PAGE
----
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Very low penetrance in 85 Japanese families with facioscapulohumeral muscular dystrophy 1A
  1. K Goto,
  2. I Nishino,
  3. Y K Hayashi
  1. Department of Neuromuscular Research, National Institute of Neuroscience, National Center of Neurology and Psychiatry (NCNP), Tokyo, Japan
  1. Correspondence to:
 Dr Y K Hayashi
 Department of Neuromuscular Research, National Institute of Neuroscience, NCNP, 4-1-1 Ogawa-Higashi, Kodaira, Tokyo 187-8502, Japan; hayasiyncnp.go.jp

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Facioscapulohumeral muscular dystrophy (FSHD) is the third most common form of muscular disorder with an autosomal dominant trait, and its frequency is about one in 20 000. It is characterised by weakness and atrophy of the facial, shoulder girdle, and upper limb muscles. The pelvic girdle and lower limbs subsequently also become involved, and, eventually, 20% of patients have to use wheelchairs by the age of 40 years.1 Most patients develop clinical symptoms in late childhood or adolescence, although the onset of the disease and its clinical severity are heterogeneous.

The FSHD locus was mapped to the subtelomeric region of the long arm of chromosome 4 by genetic linkage analysis.2–4 More than 95% of patients with FSHD had a small (<35 kb) EcoRI fragment on chromosome 4q35 on southern blotting analysis with the probe p13E-11 (FSHD1A; MIM 158900).5–8 This EcoRI fragment contains tandem repeats of the 3.3 kb KpnI unit (D4Z4). The number of D4Z4 repeats varies from 11 to 150 in healthy people, although the number is fewer than 11 in patients with FSHD1A.6,8 Although no responsible gene has been isolated within the FSHD region, the number of D4Z4 repeats is a critical determinant of the age of onset and clinical severity of the disease. In general, 1–3 D4Z4 repeats are associated with a severe form of the disease that presents in childhood, 4–7 repeats with the most common form of FSHD, and 8–10 repeats with a milder disease and reduced penetrance.8–12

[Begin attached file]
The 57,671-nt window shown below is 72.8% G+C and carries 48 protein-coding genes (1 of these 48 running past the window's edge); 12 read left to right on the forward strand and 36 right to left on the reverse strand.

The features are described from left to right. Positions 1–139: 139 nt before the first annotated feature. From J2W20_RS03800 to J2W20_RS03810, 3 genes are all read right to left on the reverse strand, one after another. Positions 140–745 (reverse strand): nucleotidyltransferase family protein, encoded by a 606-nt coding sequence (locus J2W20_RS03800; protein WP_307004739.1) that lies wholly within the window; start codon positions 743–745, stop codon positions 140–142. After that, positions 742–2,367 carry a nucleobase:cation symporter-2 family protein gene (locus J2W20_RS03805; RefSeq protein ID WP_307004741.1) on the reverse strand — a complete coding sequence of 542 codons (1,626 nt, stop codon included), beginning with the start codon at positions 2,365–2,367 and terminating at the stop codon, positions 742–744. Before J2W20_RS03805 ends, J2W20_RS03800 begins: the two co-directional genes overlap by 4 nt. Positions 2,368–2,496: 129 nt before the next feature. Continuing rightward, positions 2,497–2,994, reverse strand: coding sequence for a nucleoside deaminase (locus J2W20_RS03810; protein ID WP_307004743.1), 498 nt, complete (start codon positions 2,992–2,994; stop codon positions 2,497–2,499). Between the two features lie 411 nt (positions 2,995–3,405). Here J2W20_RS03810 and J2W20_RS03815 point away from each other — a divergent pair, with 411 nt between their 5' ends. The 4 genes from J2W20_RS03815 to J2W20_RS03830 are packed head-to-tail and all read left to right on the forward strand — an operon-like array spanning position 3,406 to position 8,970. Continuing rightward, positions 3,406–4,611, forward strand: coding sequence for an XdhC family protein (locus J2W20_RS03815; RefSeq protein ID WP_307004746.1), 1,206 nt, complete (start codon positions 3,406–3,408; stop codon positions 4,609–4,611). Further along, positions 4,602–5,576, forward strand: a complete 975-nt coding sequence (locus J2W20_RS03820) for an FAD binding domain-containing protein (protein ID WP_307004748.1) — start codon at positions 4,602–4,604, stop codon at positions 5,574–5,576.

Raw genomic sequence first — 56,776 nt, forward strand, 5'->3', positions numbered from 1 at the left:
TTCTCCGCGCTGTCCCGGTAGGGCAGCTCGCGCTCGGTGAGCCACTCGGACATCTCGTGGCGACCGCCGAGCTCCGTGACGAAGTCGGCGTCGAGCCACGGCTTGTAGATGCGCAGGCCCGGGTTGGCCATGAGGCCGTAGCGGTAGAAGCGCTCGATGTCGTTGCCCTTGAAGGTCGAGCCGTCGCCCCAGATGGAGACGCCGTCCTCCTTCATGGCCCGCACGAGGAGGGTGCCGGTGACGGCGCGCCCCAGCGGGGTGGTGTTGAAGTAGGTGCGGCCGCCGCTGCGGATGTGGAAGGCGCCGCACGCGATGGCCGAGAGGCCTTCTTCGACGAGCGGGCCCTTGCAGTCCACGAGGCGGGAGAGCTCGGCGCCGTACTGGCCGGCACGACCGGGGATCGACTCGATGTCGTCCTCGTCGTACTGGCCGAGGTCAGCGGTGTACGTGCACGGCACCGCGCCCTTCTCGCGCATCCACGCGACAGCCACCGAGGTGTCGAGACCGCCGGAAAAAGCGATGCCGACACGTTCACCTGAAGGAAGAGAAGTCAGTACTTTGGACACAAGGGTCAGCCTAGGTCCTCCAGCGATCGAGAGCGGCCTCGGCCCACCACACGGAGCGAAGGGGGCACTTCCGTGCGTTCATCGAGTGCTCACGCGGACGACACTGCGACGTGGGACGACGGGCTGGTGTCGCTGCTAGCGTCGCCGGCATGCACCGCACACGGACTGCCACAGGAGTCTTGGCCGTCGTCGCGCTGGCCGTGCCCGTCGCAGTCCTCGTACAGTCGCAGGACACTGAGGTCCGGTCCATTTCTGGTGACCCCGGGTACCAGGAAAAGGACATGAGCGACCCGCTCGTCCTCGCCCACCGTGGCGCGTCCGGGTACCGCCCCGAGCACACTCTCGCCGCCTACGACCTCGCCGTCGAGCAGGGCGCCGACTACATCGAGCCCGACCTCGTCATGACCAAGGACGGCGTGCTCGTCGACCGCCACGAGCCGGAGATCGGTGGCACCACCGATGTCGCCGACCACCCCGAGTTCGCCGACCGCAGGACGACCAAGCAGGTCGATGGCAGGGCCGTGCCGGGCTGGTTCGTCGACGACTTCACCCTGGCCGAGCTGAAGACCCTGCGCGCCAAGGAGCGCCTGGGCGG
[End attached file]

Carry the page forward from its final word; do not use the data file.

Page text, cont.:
Probe p13E-11 crosshybridises with chromosome 10q26, which contains highly homologous 3.3 kb KpnI repeated units. As the BlnI restriction enzyme site exists exclusively within each unit derived from 10q26, but not in D4Z4 (a unit from 4q35), double enzyme digestion with EcoRI and BlnI can discriminate between the 4q35 (BlnI resistant) fragments and 10q26 (BlnI sensitive) fragments.13 The highly homologous structure means that the subtelomeric interchromosomal translocation between chromosomes 4 and 10 occurs often (in about 20–30% of people) and has been suggested to contribute to deletion of KpnI repeats on chromosome 4q35.14–16 The frequency of translocation, however, was not significantly different between healthy people and those with FSHD.17

More complicatedly, some people have five EcoRI fragments in total, including one additional BlnI resistant fragment. These people were suggested to have somatic mosaicism of the 4q35 region and two cell populations with different fragment sizes.10,18–21

To clarify the frequency of the de novo mutation, the penetrance, and influence of the shortened repeats on clinical symptoms, we performed clinical and genetic analyses on patients with FSHD1A and both parents of each patient.

PARTICIPANTS AND METHODS

We extracted genomic DNA from peripheral blood lymphocytes with a standard technique after informed consent was obtained. We analysed 255 DNA samples, including samples from 85 Japanese patients with FSHD1A and both parents of each patient.

Key points

  • Facioscapulohumeral muscular dystrophy (FSHD) is a common autosomal dominant muscular dystrophy.

  • Most patients with FSHD have fewer numbers of tandem repeated 3.3 kb KpnI units on chromosome 4q35 (FSHD1A), and southern blotting analysis with the probe p13E-11 shows a small EcoRI fragment (<35 kb).

  • To clarify the deletion mechanism and influence of shortened repeats on clinical symptoms, we examined 85 Japanese unrelated patients with FSHD1A and both parents of each patient.